They also would be (1) prohibited from retaliating against those who exercise the rights listed above, (2) barred from using precise geolocation data beyond that which is necessary to provide requested goods and services absent express written consent, and (3) required to obtain opt-in consent from the parents/guardians of individuals under the age of 18 before disclosing their personal information, even, it would appear, if only to provide that individual with a requested product or service:

If a business has actual knowledge that a consumer is under 18 years of age, the business may not disclose the consumer's personal information for a business or commercial purpose, or use the consumer's precise geolocation data for a purpose other than to provide goods or services that the consumers reasonably requests and expects.

The Alaska Attorney General would have both enforcement and rulemaking authority under the Consumer Data Privacy Act. Consumers also could seek statutory damages via a private right of action created by state consumer protection law.

Though modeled on the CCPA, the Consumer Data Privacy Act deviates from the California law in a number of significant ways. For example, it would apply not just to a business that meets thresholds based upon annual revenue ($25 million) or the number of persons whose personal information it buys or sells (100,000), but also to a business that sold the personal information of even one consumer, household, or device during the previous year. It also defines a minor as less than 18, rather than 16, years old.

Should it become law, the Consumer Data Privacy Act would go into effect on January 1, 2023.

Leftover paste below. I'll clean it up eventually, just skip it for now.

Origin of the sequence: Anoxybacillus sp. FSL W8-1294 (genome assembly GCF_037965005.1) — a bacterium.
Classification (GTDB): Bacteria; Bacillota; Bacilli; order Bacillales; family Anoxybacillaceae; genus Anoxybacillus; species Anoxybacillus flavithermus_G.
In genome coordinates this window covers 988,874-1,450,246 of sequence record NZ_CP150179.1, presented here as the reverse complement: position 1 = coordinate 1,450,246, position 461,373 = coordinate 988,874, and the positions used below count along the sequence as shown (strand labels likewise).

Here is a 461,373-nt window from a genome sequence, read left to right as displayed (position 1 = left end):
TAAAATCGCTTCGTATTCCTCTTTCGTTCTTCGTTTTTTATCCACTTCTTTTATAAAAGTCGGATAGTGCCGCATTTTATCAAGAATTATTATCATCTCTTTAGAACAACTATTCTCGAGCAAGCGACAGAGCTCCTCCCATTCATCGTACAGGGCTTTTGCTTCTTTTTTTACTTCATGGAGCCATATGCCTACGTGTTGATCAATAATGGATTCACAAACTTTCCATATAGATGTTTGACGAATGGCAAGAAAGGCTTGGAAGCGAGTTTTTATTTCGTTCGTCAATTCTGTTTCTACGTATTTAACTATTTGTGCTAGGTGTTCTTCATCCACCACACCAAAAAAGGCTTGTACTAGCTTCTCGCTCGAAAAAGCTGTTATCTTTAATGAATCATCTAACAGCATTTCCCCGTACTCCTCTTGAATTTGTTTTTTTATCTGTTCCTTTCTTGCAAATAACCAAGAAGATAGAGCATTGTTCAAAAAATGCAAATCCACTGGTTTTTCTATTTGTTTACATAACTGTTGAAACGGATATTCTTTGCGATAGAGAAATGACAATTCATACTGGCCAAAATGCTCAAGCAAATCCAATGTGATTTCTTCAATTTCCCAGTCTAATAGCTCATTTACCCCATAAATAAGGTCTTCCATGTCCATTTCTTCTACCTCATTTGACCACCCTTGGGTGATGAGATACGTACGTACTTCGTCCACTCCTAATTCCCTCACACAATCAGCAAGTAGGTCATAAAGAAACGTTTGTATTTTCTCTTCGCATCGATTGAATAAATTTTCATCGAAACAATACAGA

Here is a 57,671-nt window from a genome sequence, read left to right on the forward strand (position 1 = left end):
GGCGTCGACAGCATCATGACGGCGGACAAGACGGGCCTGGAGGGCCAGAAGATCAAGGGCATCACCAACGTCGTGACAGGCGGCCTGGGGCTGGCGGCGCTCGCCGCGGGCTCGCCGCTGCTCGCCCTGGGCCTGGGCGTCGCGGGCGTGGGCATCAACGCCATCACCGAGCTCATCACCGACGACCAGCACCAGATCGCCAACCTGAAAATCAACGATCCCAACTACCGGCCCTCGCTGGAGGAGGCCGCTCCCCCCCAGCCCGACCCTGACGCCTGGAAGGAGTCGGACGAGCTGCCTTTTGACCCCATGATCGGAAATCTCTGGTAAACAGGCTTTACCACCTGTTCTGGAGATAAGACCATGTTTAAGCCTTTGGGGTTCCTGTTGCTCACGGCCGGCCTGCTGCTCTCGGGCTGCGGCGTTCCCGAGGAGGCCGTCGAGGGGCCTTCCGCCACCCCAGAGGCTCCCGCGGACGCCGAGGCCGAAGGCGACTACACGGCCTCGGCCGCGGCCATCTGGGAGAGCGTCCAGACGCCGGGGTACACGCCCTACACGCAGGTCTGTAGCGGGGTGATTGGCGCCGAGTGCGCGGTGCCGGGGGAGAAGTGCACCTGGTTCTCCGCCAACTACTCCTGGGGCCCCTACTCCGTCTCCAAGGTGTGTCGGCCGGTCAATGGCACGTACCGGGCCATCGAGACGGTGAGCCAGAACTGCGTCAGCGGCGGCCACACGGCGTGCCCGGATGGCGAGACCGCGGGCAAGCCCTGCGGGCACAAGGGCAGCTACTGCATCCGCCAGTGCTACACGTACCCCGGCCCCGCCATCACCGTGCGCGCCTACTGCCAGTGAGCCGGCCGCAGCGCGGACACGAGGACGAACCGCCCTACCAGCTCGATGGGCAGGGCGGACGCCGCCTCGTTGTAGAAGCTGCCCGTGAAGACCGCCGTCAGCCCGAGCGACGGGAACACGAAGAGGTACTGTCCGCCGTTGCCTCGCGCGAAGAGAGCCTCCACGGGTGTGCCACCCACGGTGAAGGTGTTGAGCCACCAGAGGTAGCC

Thursday, April 08, 2021

Will Big Tech Rethink Its Support for Common Carrier Regulation?


It is widely agreed that since the Restoring Internet Freedom Order’s repeal of the Obama-era FCC’s imposition of common carrier regulatory mandates on Internet service providers (ISPs), there has been no convincing evidence of any market failure or consumer harm attributable to the repeal. Nevertheless, it is widely assumed that when a third Democrat is confirmed as commissioner, the new Democratic majority at the agency will initiate a new “net neutrality” proceeding proposing to reinstate the now-repealed “Title II” common carrier classification of ISPs.


At the core of Title II are two key traditional common carrier mandates: the obligation to charge “reasonable” rates and to not unreasonably discriminate in the provision of service.


Given all the ongoing changes in the ISP marketplace – in the direction of more competition and consumer choice – and ever-increasing acknowledgements regarding the extent of the market dominance of the giant Internet platforms, such as Google, Facebook, Amazon, and Twitter, I wonder.